Comment by Scott Aaronson — February 9, 2009 @ 11:53 pm

2. I think what bothers me is twofold:
(1)I don’t object to the use of oracles. But if one uses them, one should make clear whether they are of exponential(NB) complexity or not. Often I see people claim that an algorithm is efficient because it queries an oracle polynomial(NB) times, but further analysis shows that their oracle has exponential(NB) complexity. Such an algorithm isn’t really efficient, is it?
(2)In a classical computer, when using an algebraically specified function, x^2 say, one doesn’t have to load a table of x^2 for all x. Instead one loads the algebraic information that the function is x^2, and one evaluates x^2 at those few x where one needs to know it. Loading the algebraic information has constant complexity, loading a table has exponential complexity. Implementing an oracle that takes |0>|x> to |x^2>|x> is like loading a full table of x^2 for all x. Why don’t quantum algorithms use an algebraic approach?

Comment by rrtucci — February 10, 2009 @ 5:19 pm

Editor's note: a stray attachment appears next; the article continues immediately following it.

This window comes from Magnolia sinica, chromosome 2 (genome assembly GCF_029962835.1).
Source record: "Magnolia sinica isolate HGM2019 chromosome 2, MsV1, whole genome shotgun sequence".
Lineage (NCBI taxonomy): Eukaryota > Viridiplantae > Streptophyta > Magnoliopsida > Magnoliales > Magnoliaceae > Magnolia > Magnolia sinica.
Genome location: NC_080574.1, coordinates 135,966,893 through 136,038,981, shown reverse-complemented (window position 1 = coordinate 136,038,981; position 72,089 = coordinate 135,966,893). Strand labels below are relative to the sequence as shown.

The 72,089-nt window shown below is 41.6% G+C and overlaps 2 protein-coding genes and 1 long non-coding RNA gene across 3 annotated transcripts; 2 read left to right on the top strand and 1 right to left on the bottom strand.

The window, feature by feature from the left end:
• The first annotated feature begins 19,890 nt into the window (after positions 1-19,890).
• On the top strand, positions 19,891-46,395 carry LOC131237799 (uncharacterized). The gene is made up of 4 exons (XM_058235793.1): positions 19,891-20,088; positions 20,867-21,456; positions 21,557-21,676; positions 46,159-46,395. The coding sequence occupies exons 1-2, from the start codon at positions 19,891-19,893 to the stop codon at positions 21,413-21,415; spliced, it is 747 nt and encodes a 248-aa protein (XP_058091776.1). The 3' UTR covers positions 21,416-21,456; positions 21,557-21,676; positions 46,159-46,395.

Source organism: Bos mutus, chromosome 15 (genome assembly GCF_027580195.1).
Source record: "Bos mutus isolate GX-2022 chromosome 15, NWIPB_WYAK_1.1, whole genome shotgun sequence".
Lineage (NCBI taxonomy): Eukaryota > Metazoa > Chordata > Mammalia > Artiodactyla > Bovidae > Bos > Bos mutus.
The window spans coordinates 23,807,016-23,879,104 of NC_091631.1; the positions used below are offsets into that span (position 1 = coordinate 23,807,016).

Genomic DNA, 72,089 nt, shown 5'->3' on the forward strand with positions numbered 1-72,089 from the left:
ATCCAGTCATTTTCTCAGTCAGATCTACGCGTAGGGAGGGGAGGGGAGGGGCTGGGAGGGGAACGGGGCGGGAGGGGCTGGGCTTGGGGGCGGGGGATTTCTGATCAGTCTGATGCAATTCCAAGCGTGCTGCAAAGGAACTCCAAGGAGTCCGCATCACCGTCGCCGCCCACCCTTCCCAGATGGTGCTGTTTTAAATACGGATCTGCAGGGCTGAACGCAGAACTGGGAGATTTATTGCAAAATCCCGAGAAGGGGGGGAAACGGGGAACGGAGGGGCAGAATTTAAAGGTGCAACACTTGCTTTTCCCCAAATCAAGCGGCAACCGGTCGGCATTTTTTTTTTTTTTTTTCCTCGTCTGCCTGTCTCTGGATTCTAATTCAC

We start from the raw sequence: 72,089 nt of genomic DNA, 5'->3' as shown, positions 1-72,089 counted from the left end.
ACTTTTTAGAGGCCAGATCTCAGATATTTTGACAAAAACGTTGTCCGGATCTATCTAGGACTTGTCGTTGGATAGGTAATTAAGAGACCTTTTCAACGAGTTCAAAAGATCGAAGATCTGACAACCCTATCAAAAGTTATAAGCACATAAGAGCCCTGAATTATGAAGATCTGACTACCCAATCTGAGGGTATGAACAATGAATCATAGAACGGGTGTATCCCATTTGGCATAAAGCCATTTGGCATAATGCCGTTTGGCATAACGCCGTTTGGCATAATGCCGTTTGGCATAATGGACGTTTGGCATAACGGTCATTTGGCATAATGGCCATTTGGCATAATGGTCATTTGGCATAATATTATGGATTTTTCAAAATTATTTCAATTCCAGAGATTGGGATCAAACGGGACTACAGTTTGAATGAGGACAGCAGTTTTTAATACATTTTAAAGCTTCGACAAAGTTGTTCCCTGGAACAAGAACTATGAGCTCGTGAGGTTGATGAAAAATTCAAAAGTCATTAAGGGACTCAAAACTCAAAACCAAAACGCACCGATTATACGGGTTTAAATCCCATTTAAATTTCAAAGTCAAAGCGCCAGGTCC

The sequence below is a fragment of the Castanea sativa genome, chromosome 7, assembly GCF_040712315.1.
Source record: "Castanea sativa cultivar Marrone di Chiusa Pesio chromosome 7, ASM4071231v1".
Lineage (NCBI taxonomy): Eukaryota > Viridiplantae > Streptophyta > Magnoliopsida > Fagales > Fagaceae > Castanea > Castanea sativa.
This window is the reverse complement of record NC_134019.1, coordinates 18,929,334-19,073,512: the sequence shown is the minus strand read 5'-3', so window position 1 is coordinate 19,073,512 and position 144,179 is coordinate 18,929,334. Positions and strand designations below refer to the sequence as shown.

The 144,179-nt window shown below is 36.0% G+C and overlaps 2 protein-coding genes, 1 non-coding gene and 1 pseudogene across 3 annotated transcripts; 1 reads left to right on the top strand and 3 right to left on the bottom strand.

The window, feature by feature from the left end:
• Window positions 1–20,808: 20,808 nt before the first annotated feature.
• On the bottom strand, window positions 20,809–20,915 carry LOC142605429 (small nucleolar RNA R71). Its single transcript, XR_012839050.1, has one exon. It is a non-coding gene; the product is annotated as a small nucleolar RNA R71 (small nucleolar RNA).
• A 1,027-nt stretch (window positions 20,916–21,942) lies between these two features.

3. rr, you’re completely wrong that mapping |x⟩|0⟩ to |x⟩|x^2⟩ is like loading a table full of x^2. You do it in superposition, so it takes no more time than computing x^2 once.

And as for reading papers with oracles—if you just read what the papers actually say, and don’t interpret them as saying something they don’t say (e.g. that the oracles can be implemented efficiently), you’re less likely to be disappointed later on. 🙂

Comment by Scott Aaronson — February 10, 2009 @ 6:25 pm

4. Interesting. Can you please say more on how one maps |x>|0> to |x>|x^2> efficiently. What quantum circuit are you thinking of?

Comment by rrtucci — February 10, 2009 @ 7:57 pm

5. You must be joking—this is one of the basic steps in pretty much every quantum algorithm, including Shor’s. You’ve seriously never seen it? Look, you agree that x^2 can be computed classically in polynomial time? Well then, you can also map |x> to |x>|x^2> coherently, using Bennett’s uncomputing trick: first apply the reversible circuit C that maps |x> to |x>|g_x>|x^2>, where g_x is some garbage depending on x. Then CNOT |x^2> into a separate register (to save it), and finally apply C^-1 to uncompute |g_x> and one of the copies of |x^2>. The end result is |x>|x^2>, as desired. Of course, applying this circuit to a superposition of |x>’s will result in a superposition of |x>|x^2>’s, by linearity.